FP: Your new single is a far cry from a dyed-in-the-wool Americana song. What motivates your interest in going outside of that style?

LL: I don’t know if was a conscious decision to avoid Americana-sounding production or even Americana-sounding writing. It’s just the progress—natural progress—of me. The last album, which was released in 2014, was actually recorded in 2012. So, here we are four years later. You’d hope there’d be some change and growth, you know. 

We took our time with things in the studio with this record. There’s no pedal steel. There’s hardly any acoustic guitar. Because the songs didn’t really want that. We really listened to what was most supportive of the song and most interesting. I was just trying to find a path that is slightly different and more interesting for the songs to come across.

FP: The traditional album release cycle seems to have been turned on its head. Whereas tours used to support records, records now seem to promote touring. Where are your sights turned to now? Are you focused on this upcoming record, or have you already started writing new material?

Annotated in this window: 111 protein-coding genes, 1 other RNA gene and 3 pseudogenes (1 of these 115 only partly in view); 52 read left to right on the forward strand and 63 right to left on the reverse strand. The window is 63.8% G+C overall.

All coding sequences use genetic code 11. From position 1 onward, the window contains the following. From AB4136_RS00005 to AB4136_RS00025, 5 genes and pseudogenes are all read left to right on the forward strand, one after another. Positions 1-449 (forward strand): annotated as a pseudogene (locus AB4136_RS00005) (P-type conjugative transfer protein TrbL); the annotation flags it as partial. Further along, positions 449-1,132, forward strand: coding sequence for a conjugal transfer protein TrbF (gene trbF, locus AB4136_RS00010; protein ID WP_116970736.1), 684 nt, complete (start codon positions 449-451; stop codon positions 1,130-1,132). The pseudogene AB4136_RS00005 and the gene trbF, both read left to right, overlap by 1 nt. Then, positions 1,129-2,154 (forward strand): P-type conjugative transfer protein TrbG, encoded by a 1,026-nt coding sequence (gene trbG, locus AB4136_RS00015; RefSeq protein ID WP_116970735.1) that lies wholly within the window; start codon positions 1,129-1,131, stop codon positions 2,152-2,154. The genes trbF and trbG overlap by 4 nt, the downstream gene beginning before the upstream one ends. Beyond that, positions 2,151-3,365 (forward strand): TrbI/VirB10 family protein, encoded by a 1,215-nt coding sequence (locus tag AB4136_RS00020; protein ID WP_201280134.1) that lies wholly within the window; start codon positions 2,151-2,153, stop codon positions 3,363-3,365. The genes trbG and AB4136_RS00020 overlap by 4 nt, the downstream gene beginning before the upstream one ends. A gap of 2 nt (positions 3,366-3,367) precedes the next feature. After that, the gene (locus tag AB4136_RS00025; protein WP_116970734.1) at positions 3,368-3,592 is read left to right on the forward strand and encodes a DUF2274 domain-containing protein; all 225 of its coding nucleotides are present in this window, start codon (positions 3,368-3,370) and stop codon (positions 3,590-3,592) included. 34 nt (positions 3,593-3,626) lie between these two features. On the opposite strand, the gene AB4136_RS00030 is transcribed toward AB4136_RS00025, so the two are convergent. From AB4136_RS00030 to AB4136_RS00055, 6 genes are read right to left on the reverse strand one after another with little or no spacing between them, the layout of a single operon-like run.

LL: I’ve started working on new material, yeah. The state that we’re in, you’ve got to be constantly generating content. You do basically release a record to promote a tour. That’s true. If you’re going to survive in music, you do have to diversify. You can’t just expect to survive on a tour. You can’t tour 365 days a year or you’d die. 

I’m writing and recording music that may or may not end up on a record. I don’t know. I have a publishing deal with a publishing company. Again, you have to consider all avenues these days. I don’t know. It’s a scary time. I don’t think I have really felt the effects of record sales. In the beginning of my career, it was a struggle. Now I’m starting to feel it. I imagine there are those that are really feeling it. 

FP: Obviously your stop in Athens isn’t the first time you’ve been back since you’ve moved, but what is it like to come back to town?

Well, the town always feels different. I think that’s just the nature of a university town with people coming and going so quickly. All my favorite buddies that were there when I was there are no longer in town. So, the town changes a lot. But I love Athens so much, and I look forward to going back every time. There are places that I love to visit like stores and restaurants. There are places in Athens that cannot be replicated anywhere else in the world. I’m always excited to go back. I lived there for 10 years, and it’s a big part of my life and who I am as an artist. 

I’ve been thinking a lot [about] music that comes out of Athens. Although the stylistic variations are great, at times, there’s always some sort of common thread that is running through it. It’s kind of hard to put your finger on it. There’s this sort of visceral quality to the music. For lack of a better word: “edge” [laughs]. Some sort of stylized thing that is specific to that place. I think that is really interesting, and I feel very grateful to have spent my formative years in music in Athens.